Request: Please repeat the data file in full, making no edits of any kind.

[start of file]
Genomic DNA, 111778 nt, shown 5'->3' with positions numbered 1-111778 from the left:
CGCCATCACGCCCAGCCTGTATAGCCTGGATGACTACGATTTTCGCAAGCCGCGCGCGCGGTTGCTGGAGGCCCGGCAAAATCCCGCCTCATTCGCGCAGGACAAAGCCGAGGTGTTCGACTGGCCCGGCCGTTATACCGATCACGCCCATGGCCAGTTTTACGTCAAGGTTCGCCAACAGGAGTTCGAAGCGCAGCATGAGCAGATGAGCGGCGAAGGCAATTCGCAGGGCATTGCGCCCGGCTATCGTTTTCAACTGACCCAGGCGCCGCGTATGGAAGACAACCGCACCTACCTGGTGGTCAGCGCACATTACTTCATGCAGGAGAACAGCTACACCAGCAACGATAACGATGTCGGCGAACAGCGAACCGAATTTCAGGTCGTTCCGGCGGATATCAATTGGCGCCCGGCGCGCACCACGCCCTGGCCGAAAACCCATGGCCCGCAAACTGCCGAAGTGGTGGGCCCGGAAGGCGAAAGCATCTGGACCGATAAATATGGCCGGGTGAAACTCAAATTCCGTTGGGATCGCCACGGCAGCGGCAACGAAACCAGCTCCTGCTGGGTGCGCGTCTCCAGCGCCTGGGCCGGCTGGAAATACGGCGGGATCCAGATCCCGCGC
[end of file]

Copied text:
Genomic DNA, 111778 nt, shown 5'->3' with positions numbered 1-111778 from the left:
CGCCATCACGCCCAGCCTGTATAGCCTGGATGACTACGATTTTCGCAAGCCGCGCGCGCGGTTGCTGGAGGCCCGGCAAAATCCCGCCTCATTCGCGCAGGACAAAGCCGAGGTGTTCGACTGGCCCGGCCGTTATACCGATCACGCCCATGGCCAGTTTTACGTCAAGGTTCGCCAACAGGAGTTCGAAGCGCAGCATGAGCAGATGAGCGGCGAAGGCAATTCGCAGGGCATTGCGCCCGGCTATCGTTTTCAACTGACCCAGGCGCCGCGTATGGAAGACAACCGCACCTACCTGGTGGTCAGCGCACATTACTTCATGCAGGAGAACAGCTACACCAGCAACGATAACGATGTCGGCGAACAGCGAACCGAATTTCAGGTCGTTCCGGCGGATATCAATTGGCGCCCGGCGCGCACCACGCCCTGGCCGAAAACCCATGGCCCGCAAACTGCCGAAGTGGTGGGCCCGGAAGGCGAAAGCATCTGGACCGATAAATATGGCCGGGTGAAACTCAAATTCCGTTGGGATCGCCACGGCAGCGGCAACGAAACCAGCTCCTGCTGGGTGCGCGTCTCCAGCGCCTGGGCCGGCTGGAAATACGGCGGGATCCAGATCCCGCGC